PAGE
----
Spheroid invasion assay
Rh41 cells (3 X 103) were seeded in 200 μl 10% FBS supplemented medium in a low attachment round bottom 96 well plate. After 24 h, when the spheroid had formed, 100 μl of medium was gently removed and the plate was allowed to chill on ice. A 100 μl of matrigel was then added to each well without disturbing the spheroid while the plate was still on the ice. The cells were then incubated at 37οC for an hour. A 100 μl of flavonoids (3X the desired final concentration) was then gently added to each well. The cells were then incubated at 37οC for 24 to 48 h. After flagella-like invading structures have developed from the spheroids, the pictures were then taken using an Evos digital inverted microscope. If the flagella-like invading structures are transparent and are difficult to capture in a picture, MTT (3-[4,5-dimethylthiazol-2-yl]-2,5 diphenyl tetrazolium bromide) can be used for staining purposes. If the spheroids need to be kept for a longer period, formaldehyde can be used for fixation.
Cells (3 X 105) were seeded in a 10% FBS containing medium and were allowed to attach to 6-well plates. After 24 h, the medium was removed and replaced with 2.5% charcoal stripped FBS supplemented medium that contained either DMSO or flavonoids. The manufacturer’s protocol for the Zymo Research Quick-RNA Miniprep kit (Irvine, CA) was then followed to lyse the cells and extract RNA. The RNA concentration in the extract was then determined, normalized and the high capacity cDNA reverse transcription kit (Thermo Fisher Scientific, Waltham, MA) was used to prepare cDNA from the isolated RNA. The amfiSure qGreen Q-PCR master mix (genDEPOT, Katy, TX) was then used to quantify the expression of mRNA of the gene of interest by quantitative real-time PCR. The human TATA binding protein mRNA was used as a control.
Overexpression/ rescue experiments
Cells (3 X 105) were seeded on six-well plate in a medium supplemented with 10% FBS and were allowed to attach overnight. They were then transfected with 200 ng Flag-NR4A1 (overexpression/OE) or with the empty vector (EV) using Lipofectamine-2000 reagent (50 μmol/L) in reduced serum medium. After 24 h, these cells were treated with 25 μM kaempferol or quercetin. Twenty-four hours later, the cells were lysed, RNA was extracted and RT-PCR was performed and the total mRNA of desired genes were quantified relative to human TATA binding protein mRNA as outlined in “PCR” in Materials and methods.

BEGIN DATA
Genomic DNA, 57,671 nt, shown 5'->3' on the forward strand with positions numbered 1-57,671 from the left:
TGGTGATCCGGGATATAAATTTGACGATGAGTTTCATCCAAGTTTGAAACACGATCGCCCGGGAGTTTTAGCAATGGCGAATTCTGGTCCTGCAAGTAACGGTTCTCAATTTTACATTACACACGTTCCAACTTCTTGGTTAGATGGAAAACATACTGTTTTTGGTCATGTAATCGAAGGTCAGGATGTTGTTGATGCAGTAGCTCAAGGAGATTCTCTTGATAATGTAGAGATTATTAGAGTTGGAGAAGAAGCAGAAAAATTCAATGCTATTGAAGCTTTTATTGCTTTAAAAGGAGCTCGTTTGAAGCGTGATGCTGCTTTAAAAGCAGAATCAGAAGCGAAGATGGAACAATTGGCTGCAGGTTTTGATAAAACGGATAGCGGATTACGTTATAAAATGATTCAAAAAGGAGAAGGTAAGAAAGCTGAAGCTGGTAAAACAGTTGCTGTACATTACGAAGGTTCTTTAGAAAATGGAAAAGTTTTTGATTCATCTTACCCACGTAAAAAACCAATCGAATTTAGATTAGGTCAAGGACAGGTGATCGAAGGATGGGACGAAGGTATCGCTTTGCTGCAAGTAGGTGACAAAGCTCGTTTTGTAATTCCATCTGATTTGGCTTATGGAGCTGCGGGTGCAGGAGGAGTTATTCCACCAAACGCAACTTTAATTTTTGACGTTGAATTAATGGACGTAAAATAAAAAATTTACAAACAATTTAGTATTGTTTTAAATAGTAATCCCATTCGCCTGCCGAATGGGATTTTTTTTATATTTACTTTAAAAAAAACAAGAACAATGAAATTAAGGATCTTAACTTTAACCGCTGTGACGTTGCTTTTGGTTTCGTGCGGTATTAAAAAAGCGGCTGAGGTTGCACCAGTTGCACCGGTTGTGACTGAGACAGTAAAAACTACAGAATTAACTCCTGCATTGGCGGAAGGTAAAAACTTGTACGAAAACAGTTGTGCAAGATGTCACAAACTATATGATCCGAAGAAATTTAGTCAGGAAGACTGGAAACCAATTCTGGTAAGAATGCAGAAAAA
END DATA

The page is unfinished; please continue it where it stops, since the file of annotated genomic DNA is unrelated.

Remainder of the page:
Chromatin immunoprecipitation assay
The manufacturer’s protocol for the ChIP-IT express enzymatic kit (Active Motif, Carlsbad, CA) was followed to perform this assay. Rh30 cells were seeded and allowed to attach for 24 h, then treated with DMSO or flavonoids for 24 h and fixed using formaldehyde. The cross-linking reaction was stopped with glycine and the cells were lysed and nuclei were collected, sonicated, and sheared to collect chromatin fragments. These chromatin fragments were immunoprecipitated with protein specific antibodies in presence of protein G-conjugated magnetic beads. The chromatin fragments were then eluted, the protein-DNA crosslinks were reversed and digestion with protein K was performed to obtain ChIP DNA. The primers designed for specific genes (Supplemental Table 2) were then used to perform PCR with the ChIP DNA and the amplified promoter fraction was resolved on 2% agarose gel in presence of ethidium bromide (Denville Scientific, Metuchen, NJ).
Tumor tissues were fixed in formaldehyde, embedded in paraffin, sectioned at 4 μM and then mounted on charged slides. These slides were deparaffinized in xylene and rehydrated through graded alcohols. Antigen retrieval was then performed and the slides were washed with Tris buffer. The IHC procedure was then performed on an automated platform (intelliPATH FLX, Biocare Medical, Pacheco, CA). All incubations were carried out at room temperature. Endogenous peroxidase activity was blocked by incubating the slides with 3% hydrogen peroxide for 10 min. A non-serum blocking reagent (Background Punisher, Biocare Medical) was then used to block non-specific protein binding. The Ki-67 antibody (Biocare Medical) was diluted 1:200 and incubated for 50 min and then a polymer detection reagent (Mach 2 HRP Polymer, Biocare Medical) was applied for 25 min. The sites of antigen-antibody interaction were visualized by incubating slides with a DAB chromogen (ImmPACT DAB substrate kit, peroxidase, Vector Laboratories, Burlingame, CA) for 5 min. Mayer’s hematoxylin was used to counterstain the sections. The slides were then dehydrated in 100% alcohol and cleared with xylene. The sections were coverslipped with a permanent mounting medium (Permount Mounting Medium, Electron Microscopy Sciences, Hatfield, PA). IHC images for Ki-67 staining were captured on a Zeiss Axio Imager.M2 motorized microscope using a 20x/0.8 NA PlanApo objective lens (Carl Zeiss Microscopy, LLC, Thornwood, NY).
Live cell imaging
For imaging of live RMS cells following treatment, cells were grown on 2-well Nunc™ Lab-Tek™ II Chambered Coverglass slides with a No. 1.5 borosilicate coverglass and imaged using a motorized Zeiss Axiovert 200 MOT with a 20X 0.8 NA objective lens and DIC optics, a Roper Scientific Photometrics CoolSnap HQ Microscope Camera and incubator providing temperature and CO2 control.